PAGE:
Noam Chomsky is one of the greatest minds of our time and is one of the most cited scholars in history. He is a linguist, philosopher, cognitive scientist, historian, social critic, and political activist. He has spent over 60 years at MIT and recently also joined the University of Arizona. This conversation is part of the Artificial Intelligence podcast. If you would like to get more information about this podcast go to https://lexfridman.com/ai or connect with @lexfridman on Twitter, LinkedIn, Facebook, Medium, or YouTube where you can watch the video versions of these conversations. If you enjoy the podcast, please rate
Gilbert Strang is a professor of mathematics at MIT and perhaps one of the most famous and impactful teachers of math in the world. His MIT OpenCourseWare lectures on linear algebra have been viewed millions of times. This conversation is part of the Artificial Intelligence podcast. If you would like to get more information about this podcast go to https://lexfridman.com/ai or connect with @lexfridman on Twitter, LinkedIn, Facebook, Medium, or YouTube where you can watch the video versions of these conversations. If you enjoy the podcast, please rate it 5 stars on Apple Podcasts or support it on Patreon. This episode
Dava Newman is the Apollo Program professor of AeroAstro at MIT and the former Deputy Administrator of NASA and has been a principal investigator on four spaceflight missions. Her research interests are in aerospace biomedical engineering, investigating human performance in varying gravity environments. She has developed a space activity suit, namely the BioSuit, which would provide pressure through compression directly on the skin via the suit’s textile weave, patterning, and materials rather than with pressurized gas. This conversation is part of the Artificial Intelligence podcast. If you would like to get more information about this podcast go to https://lexfridman.com/ai or connect
Michael Kearns is a professor at University of Pennsylvania and a co-author of the new book Ethical Algorithm that is the focus of much of our conversation, including algorithmic fairness, bias, privacy, and ethics in general. But, that is just one of many fields that Michael is a world-class researcher in, some of which we touch on quickly including learning theory or theoretical foundations of machine learning, game theory, algorithmic trading, quantitative finance, computational social science, and more. This conversation is part of the Artificial Intelligence podcast. If you would like to get more information about this podcast go to https://lexfridman.com/ai
Elon Musk is the CEO of Tesla, SpaceX, Neuralink, and a co-founder of several other companies. This is the second time Elon has been on the podcast. You can watch the first time on YouTube or listen to the first time on its episode page. You can read the transcript (PDF) here. This conversation is part of the Artificial Intelligence podcast. If you would like to get more information about this podcast go to https://lexfridman.com/ai or connect with @lexfridman on Twitter, LinkedIn, Facebook, Medium, or YouTube where you can watch the video versions of these conversations. If you enjoy the podcast,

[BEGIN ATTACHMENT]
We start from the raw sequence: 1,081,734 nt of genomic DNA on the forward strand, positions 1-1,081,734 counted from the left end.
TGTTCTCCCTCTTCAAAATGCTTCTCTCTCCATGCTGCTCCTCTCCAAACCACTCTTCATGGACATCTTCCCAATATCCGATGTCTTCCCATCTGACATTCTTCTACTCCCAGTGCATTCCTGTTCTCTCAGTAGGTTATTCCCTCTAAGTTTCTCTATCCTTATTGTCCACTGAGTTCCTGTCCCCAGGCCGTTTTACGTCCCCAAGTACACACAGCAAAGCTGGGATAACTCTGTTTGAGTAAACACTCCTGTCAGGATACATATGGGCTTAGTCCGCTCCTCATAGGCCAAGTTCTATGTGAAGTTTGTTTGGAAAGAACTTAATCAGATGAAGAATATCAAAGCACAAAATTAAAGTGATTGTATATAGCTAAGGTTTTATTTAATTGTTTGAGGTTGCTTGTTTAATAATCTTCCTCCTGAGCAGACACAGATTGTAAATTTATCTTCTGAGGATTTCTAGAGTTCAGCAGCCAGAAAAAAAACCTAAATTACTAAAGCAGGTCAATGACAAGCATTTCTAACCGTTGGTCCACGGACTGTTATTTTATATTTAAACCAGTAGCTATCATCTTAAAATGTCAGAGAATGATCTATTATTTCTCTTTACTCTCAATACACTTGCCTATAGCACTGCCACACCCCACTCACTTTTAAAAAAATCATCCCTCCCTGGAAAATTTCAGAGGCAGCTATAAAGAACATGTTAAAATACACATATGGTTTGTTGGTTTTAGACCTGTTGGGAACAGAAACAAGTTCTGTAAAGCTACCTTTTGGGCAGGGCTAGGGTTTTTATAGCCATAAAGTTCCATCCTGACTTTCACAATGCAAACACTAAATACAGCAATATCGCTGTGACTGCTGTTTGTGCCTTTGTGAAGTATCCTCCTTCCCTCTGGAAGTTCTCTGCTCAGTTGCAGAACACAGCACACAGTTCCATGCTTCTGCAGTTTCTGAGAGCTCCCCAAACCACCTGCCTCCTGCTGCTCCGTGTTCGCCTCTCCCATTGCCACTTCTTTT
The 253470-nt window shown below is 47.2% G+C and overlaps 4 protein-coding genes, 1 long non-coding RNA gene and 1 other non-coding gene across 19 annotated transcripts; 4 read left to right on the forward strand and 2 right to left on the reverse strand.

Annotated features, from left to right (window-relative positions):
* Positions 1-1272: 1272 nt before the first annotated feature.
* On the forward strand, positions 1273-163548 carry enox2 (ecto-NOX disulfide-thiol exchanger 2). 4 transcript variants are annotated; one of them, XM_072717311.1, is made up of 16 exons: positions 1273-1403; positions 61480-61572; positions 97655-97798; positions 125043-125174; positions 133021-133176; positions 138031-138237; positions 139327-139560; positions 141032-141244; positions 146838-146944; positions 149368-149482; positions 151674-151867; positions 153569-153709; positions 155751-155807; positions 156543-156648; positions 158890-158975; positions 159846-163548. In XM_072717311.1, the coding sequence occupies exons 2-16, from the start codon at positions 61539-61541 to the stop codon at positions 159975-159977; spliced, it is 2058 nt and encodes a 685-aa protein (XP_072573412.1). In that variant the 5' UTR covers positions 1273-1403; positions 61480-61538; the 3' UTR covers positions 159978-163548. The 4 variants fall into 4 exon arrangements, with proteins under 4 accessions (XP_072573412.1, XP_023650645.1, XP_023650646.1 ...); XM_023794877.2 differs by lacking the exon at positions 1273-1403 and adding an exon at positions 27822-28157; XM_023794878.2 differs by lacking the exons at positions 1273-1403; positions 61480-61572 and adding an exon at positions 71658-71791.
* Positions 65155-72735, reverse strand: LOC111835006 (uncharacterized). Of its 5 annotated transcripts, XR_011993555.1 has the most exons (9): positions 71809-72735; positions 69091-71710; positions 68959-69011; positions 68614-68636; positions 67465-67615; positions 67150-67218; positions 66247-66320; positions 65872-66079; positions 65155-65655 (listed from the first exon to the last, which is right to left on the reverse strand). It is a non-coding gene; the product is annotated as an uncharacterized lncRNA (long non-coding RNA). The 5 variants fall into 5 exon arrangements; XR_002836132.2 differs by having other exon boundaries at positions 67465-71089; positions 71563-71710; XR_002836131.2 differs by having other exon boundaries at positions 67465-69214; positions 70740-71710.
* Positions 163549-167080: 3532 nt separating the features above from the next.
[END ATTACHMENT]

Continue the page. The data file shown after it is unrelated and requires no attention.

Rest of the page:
Bjarne Stroustrup: C++

Bjarne Stroustrup: C++

2019-11-0701:47:198

Bjarne Stroustrup is the creator of C++, a programming language that after 40 years is still one of the most popular and powerful languages in the world. Its focus on fast, stable, robust code underlies many of the biggest systems in the world that we have come to rely on as a society. If you’re watching this on YouTube, many of the critical back-end component of YouTube are written in C++. Same goes for Google, Facebook, Amazon, Twitter, most Microsoft applications, Adobe applications, most database systems, and most physical systems that operate in the real-world like cars, robots, rockets that
Sean Carroll is a theoretical physicist at Caltech and Santa Fe Institute specializing in quantum mechanics, arrow of time, cosmology, and gravitation. He is the author of Something Deeply Hidden and several popular books and he is the host of a great podcast called Mindscape. This is the second time Sean has been on the podcast. You can watch the first time on YouTube or listen to the first time on its episode page. This conversation is part of the Artificial Intelligence podcast. If you would like to get more information about this podcast go to https://lexfridman.com/ai or connect with @lexfridman
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Comments (50)

Emerson Barth